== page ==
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How working time control affects companies and workers

What is time control?

Last Friday, 10 March 2019, the Royal Decree-Law on urgent social protection measures in the fight against precarious working hours was presented. Among the measures contained in this regulation, the obligation to implement a system for recording working hours stands out.

The new wording of Article 34 of the Workers' Statute will now require all companies to record "day by day" the working day worked by their staff, stating the start and end times of each worker - not only for part-time contracts. In addition, this information will be required to be kept for four years, and failure to record the working day will be considered a serious offence, punishable by a fine. maximum fine of 6,250 euros.

How should the time recording of workers be carried out?

In this new scenario, the key questions to consider are:

  • According to the criterion set by the Labour Inspectorate, the type of recording system is a free choice for the company, provided that the method used guarantees the reliability and invariability of the data and reflects, as a minimum, each day of service provision, the start and end time of the working day.
  • Both manual systems, such as analogue time clocks, and digital systems, such as automatic attendance registers, can be implemented. There is also the possibility of using time sheets signed by the staff or the implementation of technological means.
  • Therefore, where there is no specific legal or contractual obligation, the form in which the record is presented is irrelevant, as long as the Labour Inspectorate can check on the spot at the workplace both the existence of the daily record and its use.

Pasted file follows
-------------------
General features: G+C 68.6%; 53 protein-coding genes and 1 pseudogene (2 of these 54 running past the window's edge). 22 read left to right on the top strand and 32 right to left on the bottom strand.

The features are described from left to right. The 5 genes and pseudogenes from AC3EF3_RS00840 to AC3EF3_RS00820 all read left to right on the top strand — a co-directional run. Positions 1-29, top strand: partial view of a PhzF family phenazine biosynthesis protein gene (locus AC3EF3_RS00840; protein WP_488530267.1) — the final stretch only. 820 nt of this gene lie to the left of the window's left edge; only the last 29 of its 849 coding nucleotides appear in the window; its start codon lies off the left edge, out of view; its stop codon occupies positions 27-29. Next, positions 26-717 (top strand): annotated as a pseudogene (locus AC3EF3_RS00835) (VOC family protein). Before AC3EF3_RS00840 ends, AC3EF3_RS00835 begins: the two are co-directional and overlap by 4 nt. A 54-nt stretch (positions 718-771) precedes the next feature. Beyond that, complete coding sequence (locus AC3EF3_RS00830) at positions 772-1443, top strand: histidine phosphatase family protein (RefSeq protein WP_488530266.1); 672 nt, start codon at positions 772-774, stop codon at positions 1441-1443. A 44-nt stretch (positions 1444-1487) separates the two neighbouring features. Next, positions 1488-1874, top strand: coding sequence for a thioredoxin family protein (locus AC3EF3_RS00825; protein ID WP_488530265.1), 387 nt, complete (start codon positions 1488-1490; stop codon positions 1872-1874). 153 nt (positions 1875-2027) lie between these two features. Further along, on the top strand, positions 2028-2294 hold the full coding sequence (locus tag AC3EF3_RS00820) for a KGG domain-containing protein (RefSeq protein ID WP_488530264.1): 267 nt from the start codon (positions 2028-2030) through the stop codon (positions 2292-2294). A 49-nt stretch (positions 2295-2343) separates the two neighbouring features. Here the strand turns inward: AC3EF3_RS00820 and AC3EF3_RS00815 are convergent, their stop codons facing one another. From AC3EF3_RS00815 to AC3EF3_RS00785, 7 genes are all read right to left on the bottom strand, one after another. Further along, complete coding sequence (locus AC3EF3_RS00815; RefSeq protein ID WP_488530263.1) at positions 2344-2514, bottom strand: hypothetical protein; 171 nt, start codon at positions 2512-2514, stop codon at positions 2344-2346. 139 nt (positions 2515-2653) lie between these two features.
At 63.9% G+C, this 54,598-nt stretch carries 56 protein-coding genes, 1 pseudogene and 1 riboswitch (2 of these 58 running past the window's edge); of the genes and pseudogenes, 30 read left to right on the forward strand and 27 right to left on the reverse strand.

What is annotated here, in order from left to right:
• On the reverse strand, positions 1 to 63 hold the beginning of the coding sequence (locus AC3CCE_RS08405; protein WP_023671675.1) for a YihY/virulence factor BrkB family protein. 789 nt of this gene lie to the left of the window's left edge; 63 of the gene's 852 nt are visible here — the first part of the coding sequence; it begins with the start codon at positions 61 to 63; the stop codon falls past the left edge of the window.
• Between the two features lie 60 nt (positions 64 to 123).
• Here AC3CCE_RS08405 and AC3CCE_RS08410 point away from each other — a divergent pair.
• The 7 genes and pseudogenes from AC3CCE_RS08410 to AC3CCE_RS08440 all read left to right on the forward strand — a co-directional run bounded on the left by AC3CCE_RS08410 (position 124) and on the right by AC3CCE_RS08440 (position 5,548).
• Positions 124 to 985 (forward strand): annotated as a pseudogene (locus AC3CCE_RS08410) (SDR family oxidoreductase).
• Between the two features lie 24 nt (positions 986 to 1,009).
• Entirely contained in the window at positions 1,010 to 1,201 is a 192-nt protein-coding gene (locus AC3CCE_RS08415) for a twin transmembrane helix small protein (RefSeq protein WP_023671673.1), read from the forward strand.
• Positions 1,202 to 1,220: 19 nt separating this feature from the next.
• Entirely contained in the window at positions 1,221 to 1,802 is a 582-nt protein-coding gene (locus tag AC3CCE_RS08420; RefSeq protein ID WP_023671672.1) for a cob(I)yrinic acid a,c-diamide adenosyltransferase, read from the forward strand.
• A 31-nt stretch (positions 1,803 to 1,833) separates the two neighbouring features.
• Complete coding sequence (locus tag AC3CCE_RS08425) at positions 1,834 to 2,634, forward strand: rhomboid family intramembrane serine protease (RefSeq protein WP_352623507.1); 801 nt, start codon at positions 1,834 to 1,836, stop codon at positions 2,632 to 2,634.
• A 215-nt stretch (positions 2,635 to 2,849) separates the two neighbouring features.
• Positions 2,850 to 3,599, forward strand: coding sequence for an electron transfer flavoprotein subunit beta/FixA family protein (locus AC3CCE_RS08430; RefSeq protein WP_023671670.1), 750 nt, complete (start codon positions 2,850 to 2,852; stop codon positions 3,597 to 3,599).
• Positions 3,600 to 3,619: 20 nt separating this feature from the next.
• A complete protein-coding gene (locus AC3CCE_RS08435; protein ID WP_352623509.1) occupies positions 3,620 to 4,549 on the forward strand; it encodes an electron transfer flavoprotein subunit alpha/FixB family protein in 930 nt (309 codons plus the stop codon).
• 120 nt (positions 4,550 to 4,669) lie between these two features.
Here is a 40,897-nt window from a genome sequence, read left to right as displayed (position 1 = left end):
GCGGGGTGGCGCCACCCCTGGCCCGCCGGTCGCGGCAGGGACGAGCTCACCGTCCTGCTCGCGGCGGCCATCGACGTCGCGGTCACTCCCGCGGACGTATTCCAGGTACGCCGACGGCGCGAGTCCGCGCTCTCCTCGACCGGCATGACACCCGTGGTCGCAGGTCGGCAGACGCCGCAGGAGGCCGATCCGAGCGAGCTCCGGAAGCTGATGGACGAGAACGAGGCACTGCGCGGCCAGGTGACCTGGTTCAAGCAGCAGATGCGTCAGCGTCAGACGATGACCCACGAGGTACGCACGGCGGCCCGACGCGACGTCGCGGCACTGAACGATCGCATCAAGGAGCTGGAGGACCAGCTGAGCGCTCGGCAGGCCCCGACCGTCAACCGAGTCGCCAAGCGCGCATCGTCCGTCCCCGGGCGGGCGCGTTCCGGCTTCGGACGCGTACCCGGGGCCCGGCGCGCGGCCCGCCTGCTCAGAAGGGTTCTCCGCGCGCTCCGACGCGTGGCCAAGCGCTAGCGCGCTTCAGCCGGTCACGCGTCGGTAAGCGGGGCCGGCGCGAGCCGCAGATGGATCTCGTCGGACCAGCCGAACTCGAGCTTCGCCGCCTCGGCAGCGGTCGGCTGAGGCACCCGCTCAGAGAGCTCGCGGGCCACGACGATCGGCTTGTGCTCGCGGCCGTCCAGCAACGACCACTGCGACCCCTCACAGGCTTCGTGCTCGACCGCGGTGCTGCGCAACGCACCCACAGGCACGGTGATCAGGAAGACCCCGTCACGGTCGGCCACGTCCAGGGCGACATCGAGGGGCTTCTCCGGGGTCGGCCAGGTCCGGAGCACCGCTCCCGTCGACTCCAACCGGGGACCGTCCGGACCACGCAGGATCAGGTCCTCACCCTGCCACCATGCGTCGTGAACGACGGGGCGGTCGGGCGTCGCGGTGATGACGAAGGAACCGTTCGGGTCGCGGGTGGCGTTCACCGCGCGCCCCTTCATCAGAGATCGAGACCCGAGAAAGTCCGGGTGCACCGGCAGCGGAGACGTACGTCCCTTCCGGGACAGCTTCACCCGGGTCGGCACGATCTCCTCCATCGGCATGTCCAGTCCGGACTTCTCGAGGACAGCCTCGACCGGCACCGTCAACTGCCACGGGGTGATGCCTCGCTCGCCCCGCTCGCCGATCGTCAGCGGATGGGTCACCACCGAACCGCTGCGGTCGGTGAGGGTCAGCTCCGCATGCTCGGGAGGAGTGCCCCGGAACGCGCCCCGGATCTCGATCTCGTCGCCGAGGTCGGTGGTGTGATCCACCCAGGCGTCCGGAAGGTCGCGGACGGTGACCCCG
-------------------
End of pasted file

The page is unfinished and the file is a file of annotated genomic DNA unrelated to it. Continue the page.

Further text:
• Timetables, timetables or work schedules are not considered to be a record of working time.
  • Another aspect to consider, based on the analysis of the issue carried out at the time by the Supreme Court, is that the greater the capacity to monitor staff, the greater the possibility of invading their privacy or manipulating unnecessary personal data, so that the proportionality of the monitoring system and whether the processing of personal data is correct will have to be analysed on a case-by-case basis.
  • The standard does not require the recording of every entry and exit of staff to and from the workplace, but if such a system is implemented, it is advisable to remind staff of their working hours and break times so that they are forewarned of any possible non-compliance that might be detected.
  • The obligation to keep a record of overtime does not disappear and is not replaced by the new daily working time record which refers to the ordinary working time.